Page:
That war and psychological trauma go together has always been known but not always well understood or popularly accepted. More accepted, at least in US history, has been the notion that military veterans should be thanked for their service on a long-term basis, with a system of benefits that has historically included some combination of compensation, pensions, and health care. How, though, has the veterans’ benefits system dealt with veterans who suffer from war-induced psychological trauma—some version of what is today called post-traumatic stress disorder—over time? This report provides a brief overview of the history of how the US military and veterans’ benefits programs have approached war-induced psychological trauma, with the aim of raising questions about both the causes and the consequences of these changes.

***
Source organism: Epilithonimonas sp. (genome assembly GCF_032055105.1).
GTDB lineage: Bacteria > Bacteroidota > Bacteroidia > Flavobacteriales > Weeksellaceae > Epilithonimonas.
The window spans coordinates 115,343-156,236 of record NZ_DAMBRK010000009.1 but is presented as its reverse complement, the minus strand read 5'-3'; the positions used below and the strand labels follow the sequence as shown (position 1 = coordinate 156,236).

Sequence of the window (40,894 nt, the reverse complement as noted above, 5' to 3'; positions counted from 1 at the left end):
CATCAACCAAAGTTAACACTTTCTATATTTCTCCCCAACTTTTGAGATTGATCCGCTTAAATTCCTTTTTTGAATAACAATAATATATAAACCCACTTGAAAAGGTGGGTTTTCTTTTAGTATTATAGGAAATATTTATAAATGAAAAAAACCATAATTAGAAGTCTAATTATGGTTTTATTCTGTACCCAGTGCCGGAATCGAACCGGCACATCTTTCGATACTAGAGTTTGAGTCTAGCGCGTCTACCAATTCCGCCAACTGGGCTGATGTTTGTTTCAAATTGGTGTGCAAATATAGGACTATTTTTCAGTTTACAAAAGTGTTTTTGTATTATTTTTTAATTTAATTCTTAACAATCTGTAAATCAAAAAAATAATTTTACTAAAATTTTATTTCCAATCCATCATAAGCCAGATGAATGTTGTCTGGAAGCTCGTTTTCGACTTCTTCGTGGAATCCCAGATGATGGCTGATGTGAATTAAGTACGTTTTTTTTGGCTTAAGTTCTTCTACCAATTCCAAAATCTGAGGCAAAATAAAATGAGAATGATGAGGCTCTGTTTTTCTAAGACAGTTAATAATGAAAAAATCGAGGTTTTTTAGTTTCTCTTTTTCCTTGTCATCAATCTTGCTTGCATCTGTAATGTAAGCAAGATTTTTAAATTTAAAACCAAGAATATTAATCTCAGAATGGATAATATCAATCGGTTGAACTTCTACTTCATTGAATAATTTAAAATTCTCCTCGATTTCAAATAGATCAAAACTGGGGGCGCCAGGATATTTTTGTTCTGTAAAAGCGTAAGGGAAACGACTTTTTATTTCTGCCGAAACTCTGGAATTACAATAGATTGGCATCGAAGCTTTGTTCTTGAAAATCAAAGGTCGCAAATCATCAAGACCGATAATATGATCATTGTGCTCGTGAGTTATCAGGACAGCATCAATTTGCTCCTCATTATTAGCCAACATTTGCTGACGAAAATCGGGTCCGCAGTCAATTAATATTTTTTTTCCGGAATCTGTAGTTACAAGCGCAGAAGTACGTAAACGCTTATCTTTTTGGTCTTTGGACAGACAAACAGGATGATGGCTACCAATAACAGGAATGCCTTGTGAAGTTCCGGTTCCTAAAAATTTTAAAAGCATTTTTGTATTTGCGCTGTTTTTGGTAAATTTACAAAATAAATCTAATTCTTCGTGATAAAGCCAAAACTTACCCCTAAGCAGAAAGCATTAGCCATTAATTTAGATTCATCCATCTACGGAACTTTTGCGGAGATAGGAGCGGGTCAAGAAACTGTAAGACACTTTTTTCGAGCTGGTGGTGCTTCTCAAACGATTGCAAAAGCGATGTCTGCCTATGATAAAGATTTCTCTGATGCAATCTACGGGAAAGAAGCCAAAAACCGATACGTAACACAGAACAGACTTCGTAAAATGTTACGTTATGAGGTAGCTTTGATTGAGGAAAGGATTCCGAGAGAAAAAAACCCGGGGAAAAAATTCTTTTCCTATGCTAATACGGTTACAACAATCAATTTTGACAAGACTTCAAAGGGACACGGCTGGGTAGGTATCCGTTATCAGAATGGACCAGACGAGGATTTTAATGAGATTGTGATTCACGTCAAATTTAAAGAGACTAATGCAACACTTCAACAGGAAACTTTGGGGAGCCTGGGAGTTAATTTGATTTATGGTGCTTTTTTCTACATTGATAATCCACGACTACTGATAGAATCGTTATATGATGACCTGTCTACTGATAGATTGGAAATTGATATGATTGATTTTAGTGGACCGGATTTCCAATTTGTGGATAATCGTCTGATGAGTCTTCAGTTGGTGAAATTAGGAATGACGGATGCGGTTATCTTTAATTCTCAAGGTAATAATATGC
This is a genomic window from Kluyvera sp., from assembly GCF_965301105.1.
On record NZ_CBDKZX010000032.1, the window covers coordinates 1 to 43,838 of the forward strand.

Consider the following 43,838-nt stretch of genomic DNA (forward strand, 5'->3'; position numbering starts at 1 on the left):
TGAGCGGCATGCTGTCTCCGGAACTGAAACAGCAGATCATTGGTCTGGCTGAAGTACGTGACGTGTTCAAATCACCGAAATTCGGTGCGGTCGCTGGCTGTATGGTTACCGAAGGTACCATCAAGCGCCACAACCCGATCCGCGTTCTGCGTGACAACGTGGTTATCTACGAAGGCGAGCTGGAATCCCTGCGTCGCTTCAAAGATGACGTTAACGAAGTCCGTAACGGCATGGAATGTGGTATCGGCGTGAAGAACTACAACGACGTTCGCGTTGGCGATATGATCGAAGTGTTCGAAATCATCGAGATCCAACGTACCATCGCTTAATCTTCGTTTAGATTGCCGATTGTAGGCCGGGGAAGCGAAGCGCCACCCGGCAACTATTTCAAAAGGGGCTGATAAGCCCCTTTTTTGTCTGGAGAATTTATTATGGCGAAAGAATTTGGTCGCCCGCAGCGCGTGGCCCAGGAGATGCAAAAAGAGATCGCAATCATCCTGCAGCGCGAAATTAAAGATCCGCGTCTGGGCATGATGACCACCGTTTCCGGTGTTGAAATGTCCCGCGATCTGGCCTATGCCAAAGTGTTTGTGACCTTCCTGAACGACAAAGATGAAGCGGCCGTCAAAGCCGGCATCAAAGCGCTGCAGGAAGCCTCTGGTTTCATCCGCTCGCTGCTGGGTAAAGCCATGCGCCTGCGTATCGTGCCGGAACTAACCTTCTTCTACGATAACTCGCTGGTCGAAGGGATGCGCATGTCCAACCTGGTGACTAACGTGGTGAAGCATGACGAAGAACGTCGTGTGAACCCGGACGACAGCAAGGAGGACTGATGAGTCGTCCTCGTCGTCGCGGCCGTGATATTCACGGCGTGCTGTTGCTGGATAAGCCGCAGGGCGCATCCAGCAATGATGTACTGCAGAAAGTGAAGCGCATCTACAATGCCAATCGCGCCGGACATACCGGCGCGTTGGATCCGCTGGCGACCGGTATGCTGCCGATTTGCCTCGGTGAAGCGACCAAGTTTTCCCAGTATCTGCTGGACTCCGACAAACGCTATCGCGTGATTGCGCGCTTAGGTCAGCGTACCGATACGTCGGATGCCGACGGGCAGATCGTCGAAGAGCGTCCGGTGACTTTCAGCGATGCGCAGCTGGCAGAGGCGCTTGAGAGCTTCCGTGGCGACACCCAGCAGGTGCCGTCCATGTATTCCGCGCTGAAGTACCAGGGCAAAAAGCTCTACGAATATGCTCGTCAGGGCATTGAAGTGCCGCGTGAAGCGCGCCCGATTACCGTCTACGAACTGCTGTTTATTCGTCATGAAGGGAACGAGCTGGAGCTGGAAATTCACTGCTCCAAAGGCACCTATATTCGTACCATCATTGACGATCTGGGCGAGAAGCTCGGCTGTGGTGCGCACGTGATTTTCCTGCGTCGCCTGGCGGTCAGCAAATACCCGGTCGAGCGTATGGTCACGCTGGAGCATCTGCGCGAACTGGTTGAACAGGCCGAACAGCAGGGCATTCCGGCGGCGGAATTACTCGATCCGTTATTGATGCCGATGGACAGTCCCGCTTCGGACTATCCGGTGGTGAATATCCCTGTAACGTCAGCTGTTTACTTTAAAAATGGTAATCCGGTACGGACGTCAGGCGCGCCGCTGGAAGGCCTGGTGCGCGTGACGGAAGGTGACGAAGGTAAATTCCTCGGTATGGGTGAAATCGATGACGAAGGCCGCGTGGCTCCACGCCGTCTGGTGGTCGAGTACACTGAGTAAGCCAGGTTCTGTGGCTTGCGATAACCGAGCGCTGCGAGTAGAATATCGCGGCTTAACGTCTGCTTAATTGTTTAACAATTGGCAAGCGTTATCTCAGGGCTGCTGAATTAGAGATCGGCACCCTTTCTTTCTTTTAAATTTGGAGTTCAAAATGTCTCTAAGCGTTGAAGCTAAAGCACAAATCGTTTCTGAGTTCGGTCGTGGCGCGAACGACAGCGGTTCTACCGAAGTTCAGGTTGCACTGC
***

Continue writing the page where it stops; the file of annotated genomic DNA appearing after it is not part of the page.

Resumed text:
Image credit: Master Sgt. Andy Dunaway, US Air Force